So why is the City so underwhelmed by this deal, long rumoured and now finally announced? One reason is that it quite obviously faces severe regulatory difficulties. If it survives the competition authorities at all, clearance might be made conditional on a degree of ITV franchise disposal that would cancel out much of the benefit. Advertisers are already screaming blue murder and although Carlton's Michael Green is right to claim that ITV's share of the total advertising cake is eroding fast, in the meantime this is a mighty powerful combination capable of quite serious monopolistic abuse.
The Broadcasting Act presents less of a problem, but even here there is a questionmark over the claim that together the two companies would fall below the permitted 15 per cent ceiling on share of TV viewers. Anachronistic this rule might be, but for the time being it is still there and not even Lord Hollick's close connections with New Labour are going to remove it.
Think about it. Together, the two companies will have 55 per cent of ITV, 25 per cent of Channel Five, 20 per cent of commercial breakfast TV, 20 per cent of ITN and half of digital terrestrial TV. If Stephen Byers, the Trade and Industry Secretary, can refer the relatively insignificant merger of NTL with Cable & Wireless Communications, he is certainly going to do the same to this one.
The regulatory position is one thing, but perhaps as important is the City's general lack of enthusiasm for these two companies and the people who run them. Over the past year, both the Carlton and United share prices have severely underperformed the media sector average. It would be unkind to characterise this as two drunks propping each other up, but certainly both Michael Green and Lord Hollick had to do something.
The question is, can they make it work? The omens are not good. Personality wise, this is quite clearly a marriage made in hell. The two main protagonists are both strong characters, unused to living at anybody's beck and call. A dirty weekend spent together at the Ritz hammering out the finer details of the wedding is no proof they can make the relationship work long term. The division of responsibilities is the conventional one - Clive will run the show while Michael will do the vision thing and swan around Europe looking for acquisitions.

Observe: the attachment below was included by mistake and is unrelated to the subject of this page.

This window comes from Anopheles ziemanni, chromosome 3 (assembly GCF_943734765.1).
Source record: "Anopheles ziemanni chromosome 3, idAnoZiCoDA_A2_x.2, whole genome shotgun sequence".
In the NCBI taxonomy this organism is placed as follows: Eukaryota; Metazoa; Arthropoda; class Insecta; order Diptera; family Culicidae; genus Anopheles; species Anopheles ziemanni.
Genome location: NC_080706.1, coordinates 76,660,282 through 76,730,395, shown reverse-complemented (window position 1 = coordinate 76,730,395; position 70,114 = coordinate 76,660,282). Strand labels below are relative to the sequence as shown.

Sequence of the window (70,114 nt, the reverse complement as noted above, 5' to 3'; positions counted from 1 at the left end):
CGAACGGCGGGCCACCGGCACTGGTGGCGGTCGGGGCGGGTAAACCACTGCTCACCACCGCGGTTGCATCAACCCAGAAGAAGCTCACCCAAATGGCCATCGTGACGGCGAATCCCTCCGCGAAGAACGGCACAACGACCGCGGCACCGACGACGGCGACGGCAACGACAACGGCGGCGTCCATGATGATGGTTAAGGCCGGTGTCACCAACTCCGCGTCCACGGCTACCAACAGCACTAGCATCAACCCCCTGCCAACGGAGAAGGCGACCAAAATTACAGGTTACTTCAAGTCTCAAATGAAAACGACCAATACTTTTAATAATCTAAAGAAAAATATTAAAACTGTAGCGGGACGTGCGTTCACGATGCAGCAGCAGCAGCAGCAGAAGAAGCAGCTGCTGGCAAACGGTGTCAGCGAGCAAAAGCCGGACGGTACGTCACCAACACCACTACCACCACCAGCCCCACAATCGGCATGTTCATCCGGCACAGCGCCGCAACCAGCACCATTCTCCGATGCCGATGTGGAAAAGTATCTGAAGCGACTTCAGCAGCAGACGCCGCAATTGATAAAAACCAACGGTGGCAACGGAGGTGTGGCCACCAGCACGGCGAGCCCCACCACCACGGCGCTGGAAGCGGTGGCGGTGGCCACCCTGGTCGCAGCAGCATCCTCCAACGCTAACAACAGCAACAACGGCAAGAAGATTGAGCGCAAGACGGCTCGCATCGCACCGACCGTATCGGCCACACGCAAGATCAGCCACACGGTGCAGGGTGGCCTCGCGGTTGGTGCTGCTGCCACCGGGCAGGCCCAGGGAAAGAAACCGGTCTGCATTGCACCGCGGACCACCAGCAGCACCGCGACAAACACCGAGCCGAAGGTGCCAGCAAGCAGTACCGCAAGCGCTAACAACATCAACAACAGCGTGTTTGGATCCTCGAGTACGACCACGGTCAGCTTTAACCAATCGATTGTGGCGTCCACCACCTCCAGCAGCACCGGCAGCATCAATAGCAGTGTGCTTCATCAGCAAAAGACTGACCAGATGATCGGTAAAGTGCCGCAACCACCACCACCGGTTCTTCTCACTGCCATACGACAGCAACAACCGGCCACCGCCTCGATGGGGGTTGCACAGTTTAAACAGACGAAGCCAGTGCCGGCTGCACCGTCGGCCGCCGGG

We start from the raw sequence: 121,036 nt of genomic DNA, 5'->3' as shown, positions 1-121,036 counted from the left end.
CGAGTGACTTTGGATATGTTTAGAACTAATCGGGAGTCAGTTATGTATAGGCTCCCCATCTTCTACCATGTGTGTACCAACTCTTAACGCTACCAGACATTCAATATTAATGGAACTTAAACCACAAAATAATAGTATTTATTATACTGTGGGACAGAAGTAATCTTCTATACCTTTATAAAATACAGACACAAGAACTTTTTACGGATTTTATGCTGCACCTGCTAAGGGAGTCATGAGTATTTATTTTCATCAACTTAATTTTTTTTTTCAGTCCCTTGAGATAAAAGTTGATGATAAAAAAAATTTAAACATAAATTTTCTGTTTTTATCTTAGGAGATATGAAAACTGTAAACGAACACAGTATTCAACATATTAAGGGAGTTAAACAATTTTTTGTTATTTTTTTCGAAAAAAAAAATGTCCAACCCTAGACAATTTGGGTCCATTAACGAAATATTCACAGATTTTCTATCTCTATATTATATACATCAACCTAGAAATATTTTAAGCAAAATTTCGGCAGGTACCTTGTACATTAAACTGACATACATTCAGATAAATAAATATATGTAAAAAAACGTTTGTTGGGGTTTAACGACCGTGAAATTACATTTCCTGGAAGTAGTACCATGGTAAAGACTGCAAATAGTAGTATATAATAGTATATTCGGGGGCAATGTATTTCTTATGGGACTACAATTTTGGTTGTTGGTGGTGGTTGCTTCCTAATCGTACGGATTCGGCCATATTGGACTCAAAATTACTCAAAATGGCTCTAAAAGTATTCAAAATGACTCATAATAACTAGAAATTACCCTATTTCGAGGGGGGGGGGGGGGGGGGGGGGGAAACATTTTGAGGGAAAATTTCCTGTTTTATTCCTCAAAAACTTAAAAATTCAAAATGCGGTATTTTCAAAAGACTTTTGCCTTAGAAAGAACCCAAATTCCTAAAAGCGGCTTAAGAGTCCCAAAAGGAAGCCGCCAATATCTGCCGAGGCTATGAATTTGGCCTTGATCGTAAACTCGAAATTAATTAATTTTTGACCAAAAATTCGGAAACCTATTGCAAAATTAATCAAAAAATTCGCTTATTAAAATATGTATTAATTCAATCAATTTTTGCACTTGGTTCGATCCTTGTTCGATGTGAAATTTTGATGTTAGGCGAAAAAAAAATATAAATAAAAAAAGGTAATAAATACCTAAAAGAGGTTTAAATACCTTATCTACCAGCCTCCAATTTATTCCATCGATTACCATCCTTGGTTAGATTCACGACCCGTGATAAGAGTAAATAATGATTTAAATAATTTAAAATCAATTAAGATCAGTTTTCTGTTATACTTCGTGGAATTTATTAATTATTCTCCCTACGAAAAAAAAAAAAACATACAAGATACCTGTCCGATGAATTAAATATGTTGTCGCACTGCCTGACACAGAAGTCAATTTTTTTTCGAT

This sounds eerily like the division agreed when Lord Hollick merged his MAI with United Newspapers, then run by Lord Stevens. Within days Lord Hollick had the Stevens bust removed from reception and not long after the living version went too. It is hard to believe that this latest "partnership" of chalk and cheese will work together harmoniously on anything, let alone the really important stuff like the colour of the carpets and who gets the en suite bathroom.
In other respects too, this is a quite similar merger to the original MAI and United deal. The grandeur of the rhetoric is almost exactly the same, concerning as it does the creation of a new global media player.
The reality is of a further semi- monopolistic carve up of local TV franchises, of an essentially defensive merger of two vulnerable and underperforming companies, the better to make them indigestible to predators. The City would in truth much prefer a big bad wolf to come and gobble them up for cash, and by agreeing to jump into bed together, both Lord Hollick, but more particularly Michael Green, have risked bringing about precisely this outcome. This "merger of equals" is by no means a done deal. There are plenty of twists and turns to comeReuse content